Somewhere out in this vast Internet terrain, someone with a quick-trigger-finger DVR and the freedom to show up at work today around noon is going to put together the definitive list of celebrities (and journo non-celebrities) who appeared with Stephen Colbert to sing “We’ll Meet Again” with him on his final episode of “The Colbert Report” last night. Every final episode of a talk show has celebrity cameos, of course, but the last “Colbert Report” was remarkable for just how many it fit in. Pretty much everyone you know, or have ever met, even at the grocery story one time, was there for a split second: I was watching the show from Georgia, and I still kind of think I saw myself on there.
It’s the sort of random “Where’s Waldo?” convocation that you can watch a dozen times and still catch people you missed the first go-around. Sure, you can’t miss Kareem Abdul-Jabbar, or Big Bird, or Samantha Power (with some impressive dance moves!). But each scan through the crowd surprised more. Wait, is that Eliot Spitzer? Jeffrey Toobin! A clearly uncomfortable Paul Krugman!
The sheer lunacy of even having the idea that some of these people could share a frame was staggering. In one shot: Henry Kissinger, James Franco, Bob Costas, Mike Huckabee, Tim Meadows, Patrick Stewart, Andy Cohen, Elijah Wood, and Cookie Monster. That’s like a fever dream, and that was before the pan past George Lucas, Matt Taibbi, and Toby Keith.
There were so many people that a major NBA trade went down in the green room.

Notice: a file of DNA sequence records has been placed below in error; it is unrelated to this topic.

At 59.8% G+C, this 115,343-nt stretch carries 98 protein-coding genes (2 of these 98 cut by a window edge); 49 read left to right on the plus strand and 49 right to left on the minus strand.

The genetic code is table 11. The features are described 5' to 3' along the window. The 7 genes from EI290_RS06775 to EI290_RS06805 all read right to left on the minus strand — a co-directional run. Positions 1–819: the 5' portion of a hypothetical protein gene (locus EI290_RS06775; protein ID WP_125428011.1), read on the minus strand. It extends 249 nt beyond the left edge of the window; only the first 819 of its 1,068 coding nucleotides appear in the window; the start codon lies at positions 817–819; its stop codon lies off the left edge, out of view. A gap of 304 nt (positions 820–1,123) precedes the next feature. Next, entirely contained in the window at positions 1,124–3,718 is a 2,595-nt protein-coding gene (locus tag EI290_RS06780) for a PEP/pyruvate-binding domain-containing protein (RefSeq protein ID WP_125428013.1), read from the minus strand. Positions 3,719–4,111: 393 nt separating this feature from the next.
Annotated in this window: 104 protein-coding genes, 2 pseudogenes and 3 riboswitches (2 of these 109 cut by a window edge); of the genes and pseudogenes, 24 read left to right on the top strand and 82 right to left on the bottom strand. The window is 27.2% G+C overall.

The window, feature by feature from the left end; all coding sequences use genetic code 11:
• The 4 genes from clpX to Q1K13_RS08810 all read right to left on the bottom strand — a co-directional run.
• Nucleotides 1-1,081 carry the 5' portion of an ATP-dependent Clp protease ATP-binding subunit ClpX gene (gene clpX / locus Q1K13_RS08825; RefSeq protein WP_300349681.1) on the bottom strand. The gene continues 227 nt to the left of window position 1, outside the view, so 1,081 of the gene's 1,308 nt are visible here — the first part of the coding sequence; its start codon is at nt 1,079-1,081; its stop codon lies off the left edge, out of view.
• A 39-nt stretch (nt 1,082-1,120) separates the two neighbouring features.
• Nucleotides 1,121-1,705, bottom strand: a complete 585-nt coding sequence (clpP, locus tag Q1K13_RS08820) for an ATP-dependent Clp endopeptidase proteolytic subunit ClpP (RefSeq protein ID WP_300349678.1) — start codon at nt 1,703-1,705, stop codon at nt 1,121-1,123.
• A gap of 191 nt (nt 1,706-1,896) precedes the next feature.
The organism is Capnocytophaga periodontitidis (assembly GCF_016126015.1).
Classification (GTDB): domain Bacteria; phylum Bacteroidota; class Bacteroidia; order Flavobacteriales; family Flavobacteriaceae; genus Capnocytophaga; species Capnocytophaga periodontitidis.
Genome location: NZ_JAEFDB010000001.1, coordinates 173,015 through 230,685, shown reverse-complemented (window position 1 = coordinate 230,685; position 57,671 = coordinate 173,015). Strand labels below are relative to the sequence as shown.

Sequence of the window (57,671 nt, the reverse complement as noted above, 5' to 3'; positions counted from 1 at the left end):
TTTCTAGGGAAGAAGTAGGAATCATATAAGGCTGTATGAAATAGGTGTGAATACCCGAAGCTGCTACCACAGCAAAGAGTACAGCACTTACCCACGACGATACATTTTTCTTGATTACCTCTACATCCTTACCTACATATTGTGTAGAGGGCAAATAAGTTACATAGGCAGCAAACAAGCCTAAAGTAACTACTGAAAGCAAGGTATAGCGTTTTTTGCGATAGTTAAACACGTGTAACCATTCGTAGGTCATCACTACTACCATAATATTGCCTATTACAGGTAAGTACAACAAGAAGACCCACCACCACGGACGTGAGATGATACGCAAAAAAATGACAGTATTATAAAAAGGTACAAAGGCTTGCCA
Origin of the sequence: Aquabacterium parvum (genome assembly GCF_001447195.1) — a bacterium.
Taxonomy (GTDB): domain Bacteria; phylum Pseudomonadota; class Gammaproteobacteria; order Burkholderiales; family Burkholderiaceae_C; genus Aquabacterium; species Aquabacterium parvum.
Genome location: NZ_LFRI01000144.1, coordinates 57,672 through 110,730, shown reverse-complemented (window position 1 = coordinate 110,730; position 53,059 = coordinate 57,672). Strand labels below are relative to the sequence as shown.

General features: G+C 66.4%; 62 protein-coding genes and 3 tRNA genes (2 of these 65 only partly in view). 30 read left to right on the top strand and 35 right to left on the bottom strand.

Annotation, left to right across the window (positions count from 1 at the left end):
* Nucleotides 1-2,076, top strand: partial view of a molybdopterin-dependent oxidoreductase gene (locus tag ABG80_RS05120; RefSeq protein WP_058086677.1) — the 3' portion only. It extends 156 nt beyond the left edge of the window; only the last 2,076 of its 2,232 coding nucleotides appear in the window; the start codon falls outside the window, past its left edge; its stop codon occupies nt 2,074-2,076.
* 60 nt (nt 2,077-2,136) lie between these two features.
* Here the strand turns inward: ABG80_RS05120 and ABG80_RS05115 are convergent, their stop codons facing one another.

This might all sound just like an absurdist piling-on of celebrity cameos for a final episode, and it was, of course. But this loopy cavalcade of “friends of the show” spoke to the grand intellectual flexibility of the show and its host. Is there another show in the history of television that could comfortably feature extended sitdowns with Cory Booker, Neil Degrasse Tyson, Barry Manilow, Gloria Steinem, and Michael Stipe? Vulture had a terrific piece yesterday about all the writers Colbert had on the show, how he was a passionate reader and willing to give unconventional thinkers and authors extended airtime on quixotic and difficult projects. All “The Colbert Report” needed you to be was interesting; Colbert would do the rest.
There has been considerable debate as to whether or not Colbert will have this same freedom on his new show: It’s one thing to book Tom Friedman for a 10-minute chat on Comedy Central and quite another to do it on CBS. That might be another thing that was unique to the “Report:” Even in the guise of a fake political program, you can bring in real political thought. Though: Colbert will have 30 more minutes of programming to fill on the new show than he does now. It’s difficult to imagine the intelligence that this show has displayed disappearing just because of moving a few channels up the dial.
After the “We’ll Meet Again” chorus was finished, we got our final sendoff, with Colbert—having conquered death earlier in the episode—hopping in a sleigh with Santa Claus, a unicorn Abraham Lincoln, and, obviously, Alex Trebek, who reminded him that all of life’s answers can be found in the form of a question. Colbert waved, and did a sincere thanking of his guests, his staff, and the Colbert Nation, and then flew away, and “The Colbert Report” was over. Though he did give us hope: In 10 years, Colbert told us, J.J. Abrams can always give it a reboot.